Selections from PMZ Poor Woman's Cookbook

The PMZ Poor Woman's Cookbook is a collection of recipes developed by Judy for vegetarian living in the post-menopausal zest years. It's available in the Books For Sale by Judy Hogan. Here's a sample recipe:

Minestrone Soup

I think of this as an end-of-the-summer garden soup or as a leftovers soup. I first made it when in my 20s and living on Cannery Row in Monterey. We were very poor, and my husband used to gather the discarded vegetables put out at night by the local supermarket. The original recipe I found in one of the Hunt's matches books, but I've varied it over the years. It's a flexible soup.

I begin by cooking dried beans. You can also buy beans you like already cooked in cans, or you can buy a bag of 15 beans for soup and use about half of it for this recipe, cooking as directed. Then in a large soup kettle or Dutch oven, saute one chopped large onion in enough oil to cover bottom, adding black pepper to taste at this time, then one chopped green pepper. When golden and/or soft, add 2-3 cloves minced garlic, and saute briefly (it burns easily). Add 1-2 T of tomato paste, depending on your desire for a tomatoey soup, and stir briefly in with onions, oil, etc. Then add the juice and cut up tomatoes from 2-3 large cans of stewed tomatoes (whole tomatoes) or tomatoes from your garden, cut up. Chop up and add several stalks of celery, including leaves, several tablespoons of fresh parsley (or 1 T of dried), fresh or dried basil and oregano (I usually use 1-2 t. oregano and 1 T basil dried, more if fresh), a pinch of thyme, a bay leaf. Once this is simmering well, add 2-3 carrots diced and 1-2 cups of cabbage or cabbage-type vegetable like broccoli. Allow the whole to cook at least an hour, and then add the cooked beans and enough bean water to be sure you have plenty of water for cooking squash and macaroni. When hot, add 2-3 yellow or zucchini squashes sliced. At the very last, salt to taste, and add 1-1/2 to 1 cup of macaroni. If your pot isn't big enough for all this, you can move some of it to another pot, and make more that way. You can make a lot of soup this way. Once macaroni is done (stir often), serve it with a dash of Parmesan cheese, or chunks of cheddar or mozarella diced and stirred into individual bowls. You can also garnish it with a dab of sour cream. With a piece of bread, this makes a filling and nourishing meal. It has complete proteins, because of the cheese plus beans, but you can increase the protein by using Judy's high protein rye bread (see Judy Sells Homemade, Organic Bread), and/or cooking some soy beans with the beans. It's a great fall and winter soup. I eat it all year round.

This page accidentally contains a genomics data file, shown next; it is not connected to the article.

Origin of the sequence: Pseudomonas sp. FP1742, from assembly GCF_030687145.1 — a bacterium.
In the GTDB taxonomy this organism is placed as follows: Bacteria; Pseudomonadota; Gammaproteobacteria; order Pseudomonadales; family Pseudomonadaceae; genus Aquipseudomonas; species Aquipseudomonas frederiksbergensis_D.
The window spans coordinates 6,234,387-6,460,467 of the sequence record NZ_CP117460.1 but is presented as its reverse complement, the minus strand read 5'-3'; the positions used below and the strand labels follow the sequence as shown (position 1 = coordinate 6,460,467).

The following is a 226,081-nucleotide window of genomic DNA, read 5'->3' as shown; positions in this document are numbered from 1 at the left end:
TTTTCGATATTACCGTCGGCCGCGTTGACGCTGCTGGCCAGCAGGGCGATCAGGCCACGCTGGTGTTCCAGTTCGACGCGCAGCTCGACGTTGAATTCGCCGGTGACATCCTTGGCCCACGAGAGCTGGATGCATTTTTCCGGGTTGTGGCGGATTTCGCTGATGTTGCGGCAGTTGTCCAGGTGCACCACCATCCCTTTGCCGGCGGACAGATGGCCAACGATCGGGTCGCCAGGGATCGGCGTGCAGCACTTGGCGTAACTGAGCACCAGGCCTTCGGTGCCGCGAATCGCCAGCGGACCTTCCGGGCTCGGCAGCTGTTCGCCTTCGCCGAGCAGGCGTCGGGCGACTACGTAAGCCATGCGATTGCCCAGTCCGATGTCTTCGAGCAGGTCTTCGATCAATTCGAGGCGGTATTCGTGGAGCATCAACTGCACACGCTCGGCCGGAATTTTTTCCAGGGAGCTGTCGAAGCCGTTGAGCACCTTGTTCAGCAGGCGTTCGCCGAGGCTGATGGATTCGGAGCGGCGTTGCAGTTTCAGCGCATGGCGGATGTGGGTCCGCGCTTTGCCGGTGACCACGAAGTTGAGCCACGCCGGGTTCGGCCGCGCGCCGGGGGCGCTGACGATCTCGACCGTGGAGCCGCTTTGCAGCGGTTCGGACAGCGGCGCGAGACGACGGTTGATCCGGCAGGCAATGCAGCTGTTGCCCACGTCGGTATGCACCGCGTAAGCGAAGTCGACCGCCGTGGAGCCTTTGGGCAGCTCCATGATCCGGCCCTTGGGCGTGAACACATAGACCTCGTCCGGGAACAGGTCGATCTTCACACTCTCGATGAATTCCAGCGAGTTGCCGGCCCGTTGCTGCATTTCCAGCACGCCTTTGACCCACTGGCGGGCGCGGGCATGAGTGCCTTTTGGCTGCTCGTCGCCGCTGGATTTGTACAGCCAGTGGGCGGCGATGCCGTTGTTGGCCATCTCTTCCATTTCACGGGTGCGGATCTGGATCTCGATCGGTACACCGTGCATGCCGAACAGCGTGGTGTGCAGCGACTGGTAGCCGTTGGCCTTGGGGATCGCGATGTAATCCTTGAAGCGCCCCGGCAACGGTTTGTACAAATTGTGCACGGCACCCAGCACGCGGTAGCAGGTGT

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Contact Judy: judyhogan@mindspring.com
Updated: November 2, 1999